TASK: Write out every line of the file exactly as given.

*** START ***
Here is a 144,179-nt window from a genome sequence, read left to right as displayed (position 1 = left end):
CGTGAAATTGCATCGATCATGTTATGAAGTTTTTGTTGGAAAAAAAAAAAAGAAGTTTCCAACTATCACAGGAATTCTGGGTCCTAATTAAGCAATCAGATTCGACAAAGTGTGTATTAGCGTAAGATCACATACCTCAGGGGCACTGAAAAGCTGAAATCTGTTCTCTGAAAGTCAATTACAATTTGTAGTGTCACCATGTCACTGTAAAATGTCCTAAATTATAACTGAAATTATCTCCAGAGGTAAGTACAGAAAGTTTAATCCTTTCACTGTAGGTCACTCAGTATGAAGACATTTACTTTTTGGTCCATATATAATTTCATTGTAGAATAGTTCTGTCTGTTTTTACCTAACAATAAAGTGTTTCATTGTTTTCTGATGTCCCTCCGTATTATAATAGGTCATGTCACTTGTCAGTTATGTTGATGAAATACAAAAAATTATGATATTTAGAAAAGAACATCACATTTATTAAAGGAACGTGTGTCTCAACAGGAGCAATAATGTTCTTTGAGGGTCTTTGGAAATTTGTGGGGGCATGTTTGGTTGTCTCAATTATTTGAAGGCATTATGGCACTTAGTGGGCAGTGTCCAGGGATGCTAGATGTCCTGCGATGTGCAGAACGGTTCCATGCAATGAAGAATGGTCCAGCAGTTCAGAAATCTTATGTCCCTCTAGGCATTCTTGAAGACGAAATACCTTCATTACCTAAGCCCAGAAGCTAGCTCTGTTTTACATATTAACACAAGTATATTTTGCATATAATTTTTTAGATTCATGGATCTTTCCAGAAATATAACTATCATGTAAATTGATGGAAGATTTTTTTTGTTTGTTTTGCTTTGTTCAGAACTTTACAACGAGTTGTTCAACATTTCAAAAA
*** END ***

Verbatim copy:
Here is a 144,179-nt window from a genome sequence, read left to right as displayed (position 1 = left end):
CGTGAAATTGCATCGATCATGTTATGAAGTTTTTGTTGGAAAAAAAAAAAAGAAGTTTCCAACTATCACAGGAATTCTGGGTCCTAATTAAGCAATCAGATTCGACAAAGTGTGTATTAGCGTAAGATCACATACCTCAGGGGCACTGAAAAGCTGAAATCTGTTCTCTGAAAGTCAATTACAATTTGTAGTGTCACCATGTCACTGTAAAATGTCCTAAATTATAACTGAAATTATCTCCAGAGGTAAGTACAGAAAGTTTAATCCTTTCACTGTAGGTCACTCAGTATGAAGACATTTACTTTTTGGTCCATATATAATTTCATTGTAGAATAGTTCTGTCTGTTTTTACCTAACAATAAAGTGTTTCATTGTTTTCTGATGTCCCTCCGTATTATAATAGGTCATGTCACTTGTCAGTTATGTTGATGAAATACAAAAAATTATGATATTTAGAAAAGAACATCACATTTATTAAAGGAACGTGTGTCTCAACAGGAGCAATAATGTTCTTTGAGGGTCTTTGGAAATTTGTGGGGGCATGTTTGGTTGTCTCAATTATTTGAAGGCATTATGGCACTTAGTGGGCAGTGTCCAGGGATGCTAGATGTCCTGCGATGTGCAGAACGGTTCCATGCAATGAAGAATGGTCCAGCAGTTCAGAAATCTTATGTCCCTCTAGGCATTCTTGAAGACGAAATACCTTCATTACCTAAGCCCAGAAGCTAGCTCTGTTTTACATATTAACACAAGTATATTTTGCATATAATTTTTTAGATTCATGGATCTTTCCAGAAATATAACTATCATGTAAATTGATGGAAGATTTTTTTTGTTTGTTTTGCTTTGTTCAGAACTTTACAACGAGTTGTTCAACATTTCAAAAA